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@HarvardCrimson Harvard Edu
 

This is Harvard Hockey

Tradition
Since helping inaugurate intercollegiate competition more than 150 years ago, Harvard has become synonymous with excellence in athletics and academics. The Crimson boasts one of the oldest and most successful women’s hockey programs in America with 13 Beanpots, eight Ivy League titles, five ECAC Hockey tournament championships and seven NCAA tournament appearances in addition to the 1999 AWCHA national championship.

Academics
Harvard is universally regarded as the top academic institution in America and also has the highest graduation rate (approximately 98 percent).

Diversity
Harvard students are regular individuals who come from all corners of the country and the world. With Harvard’s diverse student body and metropolitan environment, Black Enterprise ranks it as one of the nation’s top colleges and universities for African-Americans.

Athletics Program
Harvard fields the largest Division I athletic program in America with 41 Division I varsity sports. Sports Illustrated placed Harvard in the top 45 of “America’s Best Division I Sports Colleges,” the only Ivy League school to appear in the top 50.

Boston
Boston is the unrivaled “College Town, USA” with more colleges and universities than any metropolitan area in the country. The Sporting News dubbed it the nation’s best sports town in 2002, ’04 and ’05.

Katey Stone
The fourth coach in program history, Katey Stone, the Landry Family Head Coach for Harvard Women’s Ice Hockey, is now 378-164-32 at the helm of Harvard women’s ice hockey, making her the winningest coach in Division I women's ice hockey history. In 18 seasons behind the bench, Stone has maintained the rich history and tradition of the Harvard hockey program, leading the Crimson to 10 Beanpot championships, five Ivy League titles, six ECAC Hockey regular-season titles, five ECAC tournament crowns, eight NCAA tournament appearances, three NCAA championship-game appearances and the 1999 AWCHA national title.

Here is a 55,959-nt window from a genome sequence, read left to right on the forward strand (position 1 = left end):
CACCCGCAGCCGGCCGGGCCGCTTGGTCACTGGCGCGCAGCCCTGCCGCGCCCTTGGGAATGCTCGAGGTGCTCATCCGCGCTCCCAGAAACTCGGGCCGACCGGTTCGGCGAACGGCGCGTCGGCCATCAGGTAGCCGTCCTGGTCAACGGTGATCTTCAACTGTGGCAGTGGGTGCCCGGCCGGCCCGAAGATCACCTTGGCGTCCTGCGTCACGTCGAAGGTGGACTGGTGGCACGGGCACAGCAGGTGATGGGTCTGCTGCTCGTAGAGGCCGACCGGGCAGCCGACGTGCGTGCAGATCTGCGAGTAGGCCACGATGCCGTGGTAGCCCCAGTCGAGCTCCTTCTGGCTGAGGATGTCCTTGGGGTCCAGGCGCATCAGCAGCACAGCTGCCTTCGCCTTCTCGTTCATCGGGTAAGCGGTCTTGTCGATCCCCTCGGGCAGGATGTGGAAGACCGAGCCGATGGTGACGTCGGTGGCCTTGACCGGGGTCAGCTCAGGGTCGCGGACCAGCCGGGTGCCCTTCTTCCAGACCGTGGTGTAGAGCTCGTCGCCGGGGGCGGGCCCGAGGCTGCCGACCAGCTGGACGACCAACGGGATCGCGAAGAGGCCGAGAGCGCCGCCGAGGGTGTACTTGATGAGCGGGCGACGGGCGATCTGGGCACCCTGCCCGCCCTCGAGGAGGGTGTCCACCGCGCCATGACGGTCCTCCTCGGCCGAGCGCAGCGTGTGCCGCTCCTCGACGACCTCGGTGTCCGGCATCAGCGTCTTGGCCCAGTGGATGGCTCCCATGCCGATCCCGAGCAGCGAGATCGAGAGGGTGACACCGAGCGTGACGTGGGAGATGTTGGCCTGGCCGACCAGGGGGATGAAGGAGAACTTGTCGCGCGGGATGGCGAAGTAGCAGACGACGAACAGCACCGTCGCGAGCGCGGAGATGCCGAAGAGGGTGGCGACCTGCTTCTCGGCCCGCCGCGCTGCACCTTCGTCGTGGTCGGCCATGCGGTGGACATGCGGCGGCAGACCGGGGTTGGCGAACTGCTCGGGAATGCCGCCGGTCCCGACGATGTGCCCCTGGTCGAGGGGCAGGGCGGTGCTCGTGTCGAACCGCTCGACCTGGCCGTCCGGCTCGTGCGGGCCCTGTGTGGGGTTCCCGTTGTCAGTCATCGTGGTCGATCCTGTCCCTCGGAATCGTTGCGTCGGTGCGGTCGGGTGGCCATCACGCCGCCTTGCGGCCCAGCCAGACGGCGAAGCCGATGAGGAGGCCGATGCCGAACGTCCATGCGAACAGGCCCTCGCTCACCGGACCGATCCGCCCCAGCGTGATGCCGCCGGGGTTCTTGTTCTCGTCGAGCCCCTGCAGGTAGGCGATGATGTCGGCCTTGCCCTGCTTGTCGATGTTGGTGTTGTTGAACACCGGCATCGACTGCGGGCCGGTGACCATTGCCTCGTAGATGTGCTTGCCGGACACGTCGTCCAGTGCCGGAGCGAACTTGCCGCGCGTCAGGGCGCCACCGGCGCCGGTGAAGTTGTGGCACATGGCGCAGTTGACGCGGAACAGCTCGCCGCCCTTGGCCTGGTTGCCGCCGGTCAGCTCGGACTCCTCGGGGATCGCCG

Success
Harvard has 34 seasons of women’s hockey history under its belt and further cements itself as one of the top programs in the nation with each passing year. The 2008-09 version of the Crimson added to that legacy by capturing the Ivy League and ECAC regular-season titles en route to a No. 9 ranking in the final national polls of the season.

Olympics
Nine Harvard players have represented either Canada or the United States at the Olympics since women’s hockey was introduced at the 18th Winter Olympics in Nagano, Japan. Caitlin Cahow ’07-08 (bronze medal in 2006, silver in 2010), Julie Chu ’06-07 (silver in 2002 and 2010, bronze in 2006), Jamie Hagerman (bronze in 2006), A.J. Mleczko ’97-99 (gold  in 1998 and silver in 2002), Angela Ruggiero ’02-04 (gold in 1998, silver in 2002 and 2010 and bronze in 2006) and Sandra Whyte ’92 (gold in 1998) have suited up for Team USA.  Meanwhile, Jennifer Botterill ’02-03 (silver in 1998, gold in 2002, 2006 and 2010), Tammy Shewchuck ’00-01 (gold in 2002) and Sarah Vaillancourt ’08-09 (gold in 2006 and 2010) have played for Team Canada.

Patty Kazmaier Award
Since its inception in 1998, Harvard players have captured six of the 14 Patty Kazmaier Memorial Awards, annually presented to the best player in women’s intercollegiate hockey. A.J. Mleczko ’97-99 was the 1999 Kazmaier recipient. Jennifer Botterill ’02-03 earned the award in 2001 and ’03, making her the only two-time winner in the history of the award. Angela Ruggiero ’02-04 was the 2004 Kazmaier Award winner, and Julie Chu ’06-07 won the award in 2007. Sarah Vaillancourt ’08-09 was the recipient of the highest honor in women’s college hockey in 2008.